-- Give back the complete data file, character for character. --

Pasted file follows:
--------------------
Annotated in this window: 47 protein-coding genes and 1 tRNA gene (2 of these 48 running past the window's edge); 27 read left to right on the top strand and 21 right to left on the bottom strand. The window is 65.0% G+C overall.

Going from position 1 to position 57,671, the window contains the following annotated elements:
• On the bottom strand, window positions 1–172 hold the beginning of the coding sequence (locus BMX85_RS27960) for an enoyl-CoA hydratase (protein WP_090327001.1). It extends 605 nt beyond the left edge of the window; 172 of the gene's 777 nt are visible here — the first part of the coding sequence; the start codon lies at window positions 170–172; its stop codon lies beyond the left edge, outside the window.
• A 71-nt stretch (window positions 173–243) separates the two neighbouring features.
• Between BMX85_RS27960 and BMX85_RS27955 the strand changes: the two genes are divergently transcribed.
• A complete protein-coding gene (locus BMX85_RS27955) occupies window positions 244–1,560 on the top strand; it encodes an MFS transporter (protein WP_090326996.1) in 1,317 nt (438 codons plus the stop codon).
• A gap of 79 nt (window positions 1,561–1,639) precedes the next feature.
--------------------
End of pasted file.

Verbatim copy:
Annotated in this window: 47 protein-coding genes and 1 tRNA gene (2 of these 48 running past the window's edge); 27 read left to right on the top strand and 21 right to left on the bottom strand. The window is 65.0% G+C overall.

Going from position 1 to position 57,671, the window contains the following annotated elements:
• On the bottom strand, window positions 1–172 hold the beginning of the coding sequence (locus BMX85_RS27960) for an enoyl-CoA hydratase (protein WP_090327001.1). It extends 605 nt beyond the left edge of the window; 172 of the gene's 777 nt are visible here — the first part of the coding sequence; the start codon lies at window positions 170–172; its stop codon lies beyond the left edge, outside the window.
• A 71-nt stretch (window positions 173–243) separates the two neighbouring features.
• Between BMX85_RS27960 and BMX85_RS27955 the strand changes: the two genes are divergently transcribed.
• A complete protein-coding gene (locus BMX85_RS27955) occupies window positions 244–1,560 on the top strand; it encodes an MFS transporter (protein WP_090326996.1) in 1,317 nt (438 codons plus the stop codon).
• A gap of 79 nt (window positions 1,561–1,639) precedes the next feature.